The NBA’s Tough-on-Crime Moment

– By Brandon Wallace

Brandon is a Master’s student in Physical Cultural Studies at the University of Maryland, College Park.

While the divide between players and executives in the National Football League (NFL) has rightfully dominated media sporting discourse over the last couple of years, a similar dilemma is quietly emerging in the National Basketball Association (NBA) – although for a different reason. One of the most prominent stories of the first half of the NBA season has been the seemingly deteriorating relationship between players and referees. Players have expressed frustration with the referees for increasingly showing disrespect to players on the court and having a ‘quick trigger’ when doling out technical fouls, ejections, and flagrant fouls (fouls that refs deem unnecessary, excessive, un-basketball-like, or violent, which amount to player fines). This is not a problem exclusive to rank-and-file players; the stars have arguably been hit the hardest. Big names such as LeBron James, Stephen Curry, Russell Westbrook, Kevin Durant, and others have all been ejected this season for transgressions that most agree did not warrant punishment that excessive. Referees, on the other hand, have voiced their frustration concerning players criticizing them on the court, sensing what they perceive to be a fleeting level of authority.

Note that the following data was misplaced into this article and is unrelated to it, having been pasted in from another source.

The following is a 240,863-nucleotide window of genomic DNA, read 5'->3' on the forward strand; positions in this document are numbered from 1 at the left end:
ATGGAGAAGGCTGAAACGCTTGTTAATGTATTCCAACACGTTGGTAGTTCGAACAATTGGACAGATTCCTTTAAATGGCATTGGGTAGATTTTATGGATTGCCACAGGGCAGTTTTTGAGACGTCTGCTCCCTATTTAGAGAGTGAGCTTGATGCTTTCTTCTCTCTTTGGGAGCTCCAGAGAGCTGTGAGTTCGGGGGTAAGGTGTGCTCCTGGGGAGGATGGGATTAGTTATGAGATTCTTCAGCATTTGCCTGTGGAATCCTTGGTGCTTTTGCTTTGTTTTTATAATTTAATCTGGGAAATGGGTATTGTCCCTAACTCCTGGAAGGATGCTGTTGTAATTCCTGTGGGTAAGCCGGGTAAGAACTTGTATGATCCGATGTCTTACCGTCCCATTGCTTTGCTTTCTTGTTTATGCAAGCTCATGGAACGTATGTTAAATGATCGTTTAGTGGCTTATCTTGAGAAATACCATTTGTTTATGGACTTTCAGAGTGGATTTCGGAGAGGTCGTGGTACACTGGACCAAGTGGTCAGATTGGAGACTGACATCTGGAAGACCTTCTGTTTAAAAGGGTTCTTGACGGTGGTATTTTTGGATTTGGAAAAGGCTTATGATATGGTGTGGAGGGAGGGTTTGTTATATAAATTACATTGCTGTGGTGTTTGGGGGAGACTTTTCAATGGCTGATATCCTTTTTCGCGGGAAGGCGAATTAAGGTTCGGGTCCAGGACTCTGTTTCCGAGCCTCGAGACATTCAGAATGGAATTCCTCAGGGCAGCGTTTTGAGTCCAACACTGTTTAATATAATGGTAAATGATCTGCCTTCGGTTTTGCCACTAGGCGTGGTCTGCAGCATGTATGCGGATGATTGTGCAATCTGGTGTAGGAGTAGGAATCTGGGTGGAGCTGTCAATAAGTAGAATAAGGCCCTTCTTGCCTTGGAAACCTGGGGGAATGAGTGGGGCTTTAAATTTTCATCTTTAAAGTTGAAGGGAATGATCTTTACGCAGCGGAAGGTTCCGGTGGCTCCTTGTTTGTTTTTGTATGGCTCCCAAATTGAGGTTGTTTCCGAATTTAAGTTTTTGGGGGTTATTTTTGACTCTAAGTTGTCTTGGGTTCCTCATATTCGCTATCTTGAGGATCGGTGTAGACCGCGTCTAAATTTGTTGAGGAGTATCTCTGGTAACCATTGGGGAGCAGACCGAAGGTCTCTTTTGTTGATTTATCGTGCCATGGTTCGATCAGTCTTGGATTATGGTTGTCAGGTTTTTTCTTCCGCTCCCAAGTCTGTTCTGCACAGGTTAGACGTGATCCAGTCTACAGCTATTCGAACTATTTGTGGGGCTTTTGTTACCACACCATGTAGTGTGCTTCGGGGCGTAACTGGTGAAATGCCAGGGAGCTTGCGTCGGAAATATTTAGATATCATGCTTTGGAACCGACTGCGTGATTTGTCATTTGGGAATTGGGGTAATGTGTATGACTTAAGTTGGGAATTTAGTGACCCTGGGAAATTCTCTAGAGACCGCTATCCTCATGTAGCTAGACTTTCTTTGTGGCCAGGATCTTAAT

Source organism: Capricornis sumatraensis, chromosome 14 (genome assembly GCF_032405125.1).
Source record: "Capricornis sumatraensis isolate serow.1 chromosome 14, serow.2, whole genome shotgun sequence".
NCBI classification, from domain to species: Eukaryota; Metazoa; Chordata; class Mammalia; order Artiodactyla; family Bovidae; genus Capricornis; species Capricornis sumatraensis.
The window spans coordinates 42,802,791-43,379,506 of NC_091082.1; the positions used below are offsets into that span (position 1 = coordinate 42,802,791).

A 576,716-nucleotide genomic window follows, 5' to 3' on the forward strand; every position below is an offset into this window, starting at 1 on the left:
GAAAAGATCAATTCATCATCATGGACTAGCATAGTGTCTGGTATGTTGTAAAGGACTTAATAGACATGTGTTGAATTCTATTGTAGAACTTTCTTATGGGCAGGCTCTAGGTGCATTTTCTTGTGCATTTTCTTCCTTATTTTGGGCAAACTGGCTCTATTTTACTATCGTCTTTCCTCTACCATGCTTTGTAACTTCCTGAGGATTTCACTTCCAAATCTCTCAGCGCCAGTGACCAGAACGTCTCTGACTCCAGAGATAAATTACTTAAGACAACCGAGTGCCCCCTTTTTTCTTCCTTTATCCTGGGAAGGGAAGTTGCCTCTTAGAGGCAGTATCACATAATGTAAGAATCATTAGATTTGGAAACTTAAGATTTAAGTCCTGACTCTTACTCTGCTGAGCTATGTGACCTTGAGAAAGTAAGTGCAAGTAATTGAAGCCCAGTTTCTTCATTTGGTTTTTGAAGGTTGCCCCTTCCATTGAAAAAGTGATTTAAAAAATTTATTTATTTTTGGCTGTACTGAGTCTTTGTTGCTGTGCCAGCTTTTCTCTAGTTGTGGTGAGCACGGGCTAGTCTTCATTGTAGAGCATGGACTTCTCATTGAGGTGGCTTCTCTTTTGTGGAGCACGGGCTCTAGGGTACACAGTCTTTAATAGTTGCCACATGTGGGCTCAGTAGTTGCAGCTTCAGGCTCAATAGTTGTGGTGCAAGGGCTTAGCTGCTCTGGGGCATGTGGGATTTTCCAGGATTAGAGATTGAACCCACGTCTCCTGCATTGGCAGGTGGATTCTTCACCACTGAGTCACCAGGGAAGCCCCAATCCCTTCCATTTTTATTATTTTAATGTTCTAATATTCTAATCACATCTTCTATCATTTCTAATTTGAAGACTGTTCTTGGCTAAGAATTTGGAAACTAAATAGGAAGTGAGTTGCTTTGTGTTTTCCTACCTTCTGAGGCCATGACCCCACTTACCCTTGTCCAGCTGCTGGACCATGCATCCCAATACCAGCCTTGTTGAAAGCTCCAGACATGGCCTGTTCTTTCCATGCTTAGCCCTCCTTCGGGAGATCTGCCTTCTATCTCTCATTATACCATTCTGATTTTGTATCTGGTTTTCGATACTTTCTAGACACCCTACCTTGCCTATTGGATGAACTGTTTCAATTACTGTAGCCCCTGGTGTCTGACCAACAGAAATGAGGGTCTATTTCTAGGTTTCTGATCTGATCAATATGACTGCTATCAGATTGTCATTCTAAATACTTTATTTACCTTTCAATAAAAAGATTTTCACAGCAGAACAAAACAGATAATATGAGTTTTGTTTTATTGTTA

Public opinion has predictably been more critical of the players, who are on the sporting front lines as the source of entertainment, than the referees, who, by design, stay outside of the casual fan’s scope of recognition. The dialogue and behaviors of refs are not seen or experienced by anyone but those on the court, while every players’ spoken profanity and demonstrative reaction to a controversial call is replayed and sensationalized. Nevertheless, many fans continue to criminalize the players, calling them ‘out of control’ or ‘unruly’ for displaying behavior considered disrespectful to “authority.” Even more problematic, league and team executives have taken a similar stance. One anonymous team executive told Bleacher Report’s Ken Berger (2018, Jan. 19; p. 24): “The hammer has to drop from above. When you had [former League Commissioner] David [Stern] there, none of this stuff was going on because they weren’t going to put up with it.” Fans and executives alike are calling for players to be brought back under control.